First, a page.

According to Health Minister Nicola Roxon’s statement to pharmaceutical company bosses, new medicines will no longer be subsidised unless budget savings can be found.
This could mean a delay in approval of up to 100 new medicines for terminal cancer and other diseases a year and save the government up to $200 million a year. Patients will lose out on these. Since quite a few life-saving medicines can cost up to $40,000 a year, and government subsidies are essential to make them affordable to patients, cutting their cost to just $34.20 per month or $5.40 per month for pensioners.
The new policy has been proposed to reign in the surplus budget. A former member of the government’s expert independent Pharmaceutical Benefits Advisory Committee and now AMA vice-president Steven Hambleton yesterday accused the government of politicising the drug approval process. The new rules were about “overt rationing of health care”, he said. The government last month saved $30m by delaying subsidies for seven new medicines including Duodart, a treatment for benign prostate cancer, a new schizophrenia medication Invega Sustenna and a lung medication Symbicort.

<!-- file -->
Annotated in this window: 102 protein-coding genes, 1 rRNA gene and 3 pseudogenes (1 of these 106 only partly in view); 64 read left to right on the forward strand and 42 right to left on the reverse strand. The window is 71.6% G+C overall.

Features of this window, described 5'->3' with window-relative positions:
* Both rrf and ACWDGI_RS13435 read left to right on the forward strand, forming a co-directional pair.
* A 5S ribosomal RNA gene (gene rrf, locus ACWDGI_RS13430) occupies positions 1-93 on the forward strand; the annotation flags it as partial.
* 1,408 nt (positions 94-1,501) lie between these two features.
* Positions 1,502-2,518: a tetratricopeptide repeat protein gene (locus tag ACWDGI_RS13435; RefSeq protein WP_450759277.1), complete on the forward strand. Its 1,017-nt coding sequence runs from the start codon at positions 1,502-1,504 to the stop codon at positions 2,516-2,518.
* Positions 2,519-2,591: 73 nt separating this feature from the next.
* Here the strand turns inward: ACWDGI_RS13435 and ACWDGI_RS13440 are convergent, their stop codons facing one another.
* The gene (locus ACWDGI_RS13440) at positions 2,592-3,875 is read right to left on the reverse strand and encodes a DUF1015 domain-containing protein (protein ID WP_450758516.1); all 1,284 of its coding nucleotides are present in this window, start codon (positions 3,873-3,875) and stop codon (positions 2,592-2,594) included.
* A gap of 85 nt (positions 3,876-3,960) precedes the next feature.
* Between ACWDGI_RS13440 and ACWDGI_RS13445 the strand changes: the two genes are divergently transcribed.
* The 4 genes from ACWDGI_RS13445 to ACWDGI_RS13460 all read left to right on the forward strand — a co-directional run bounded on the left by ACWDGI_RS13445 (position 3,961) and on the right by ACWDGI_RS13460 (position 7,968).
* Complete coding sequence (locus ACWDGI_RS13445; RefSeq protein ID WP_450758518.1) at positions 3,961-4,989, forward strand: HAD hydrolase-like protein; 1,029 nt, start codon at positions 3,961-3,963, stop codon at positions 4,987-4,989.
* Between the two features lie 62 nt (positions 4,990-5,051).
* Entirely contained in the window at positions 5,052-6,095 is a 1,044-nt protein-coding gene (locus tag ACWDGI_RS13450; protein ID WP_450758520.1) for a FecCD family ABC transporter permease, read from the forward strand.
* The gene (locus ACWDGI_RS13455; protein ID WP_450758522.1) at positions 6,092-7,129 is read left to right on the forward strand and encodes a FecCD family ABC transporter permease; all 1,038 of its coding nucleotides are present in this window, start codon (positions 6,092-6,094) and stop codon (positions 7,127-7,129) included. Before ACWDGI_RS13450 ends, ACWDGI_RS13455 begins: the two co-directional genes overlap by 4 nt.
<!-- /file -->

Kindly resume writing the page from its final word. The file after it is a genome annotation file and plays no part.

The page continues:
Pharmaceutical companies are unhappy with this to say the least. They demanded a meeting with Ms Roxon on Wednesday last week only to receive worse news: she told them that no new medicines would be funded unless the government can find offsetting savings. Medicines Australia chief Brendan Shaw said, “It’s a bit disappointing that a wealthy country like Australia can’t afford to list new medicines for Australian patients.”
Ms Roxon said spending needed to be prioritized and there were already alternatives for the deferred listings. “In all cases but one there are alternative treatments available that are listed on the PBS,” Ms Roxon told journalists in Adelaide. “Governments always have to make decisions in difficult financial and fiscal circumstances in terms of how we prioritize our spending.” Speaking of alternatives Dr Shaw said, “There are alternatives but they are either not as good or will cost patients more money…For example there is a (deferred) schizophrenia drug (Invega Sustenna) that requires one injection a month instead of two.” Dr Shaw said the decision to defer listings would lead to uncertainty for patients.